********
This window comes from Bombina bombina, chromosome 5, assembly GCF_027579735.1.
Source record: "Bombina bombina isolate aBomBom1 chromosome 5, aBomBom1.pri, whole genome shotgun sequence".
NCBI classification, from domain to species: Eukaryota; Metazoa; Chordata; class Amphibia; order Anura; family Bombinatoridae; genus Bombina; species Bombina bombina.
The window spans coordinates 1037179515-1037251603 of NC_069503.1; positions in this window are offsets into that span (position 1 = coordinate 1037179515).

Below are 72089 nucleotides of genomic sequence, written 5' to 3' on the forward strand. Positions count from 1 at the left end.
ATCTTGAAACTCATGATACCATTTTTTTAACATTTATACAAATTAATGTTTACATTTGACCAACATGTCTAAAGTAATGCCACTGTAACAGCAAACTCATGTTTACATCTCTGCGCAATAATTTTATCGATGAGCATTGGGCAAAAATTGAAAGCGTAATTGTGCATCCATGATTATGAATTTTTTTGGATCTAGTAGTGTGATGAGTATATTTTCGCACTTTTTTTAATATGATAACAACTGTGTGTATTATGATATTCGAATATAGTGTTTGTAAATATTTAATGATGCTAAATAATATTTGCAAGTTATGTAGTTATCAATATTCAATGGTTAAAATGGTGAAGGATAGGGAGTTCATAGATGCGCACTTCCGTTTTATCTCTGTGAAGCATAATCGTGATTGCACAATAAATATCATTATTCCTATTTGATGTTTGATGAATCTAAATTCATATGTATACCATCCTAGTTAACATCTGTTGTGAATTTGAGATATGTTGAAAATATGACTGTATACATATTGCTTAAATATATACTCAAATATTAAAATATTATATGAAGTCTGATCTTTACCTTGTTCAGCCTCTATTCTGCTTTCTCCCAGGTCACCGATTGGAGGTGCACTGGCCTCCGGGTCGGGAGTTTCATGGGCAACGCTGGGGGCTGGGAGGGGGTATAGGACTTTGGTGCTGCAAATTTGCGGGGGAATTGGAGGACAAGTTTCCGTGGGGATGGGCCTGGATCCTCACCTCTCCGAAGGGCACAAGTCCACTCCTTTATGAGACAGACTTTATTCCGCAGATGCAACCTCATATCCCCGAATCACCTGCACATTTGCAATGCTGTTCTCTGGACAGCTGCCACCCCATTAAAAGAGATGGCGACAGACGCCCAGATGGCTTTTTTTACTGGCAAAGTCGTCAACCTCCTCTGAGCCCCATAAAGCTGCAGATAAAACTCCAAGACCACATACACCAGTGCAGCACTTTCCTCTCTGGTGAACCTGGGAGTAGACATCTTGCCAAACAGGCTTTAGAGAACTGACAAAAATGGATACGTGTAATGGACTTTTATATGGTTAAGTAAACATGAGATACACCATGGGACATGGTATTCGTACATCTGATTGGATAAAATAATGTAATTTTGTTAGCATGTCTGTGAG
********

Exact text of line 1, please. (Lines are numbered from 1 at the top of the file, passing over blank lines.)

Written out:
This window comes from Bombina bombina, chromosome 5, assembly GCF_027579735.1.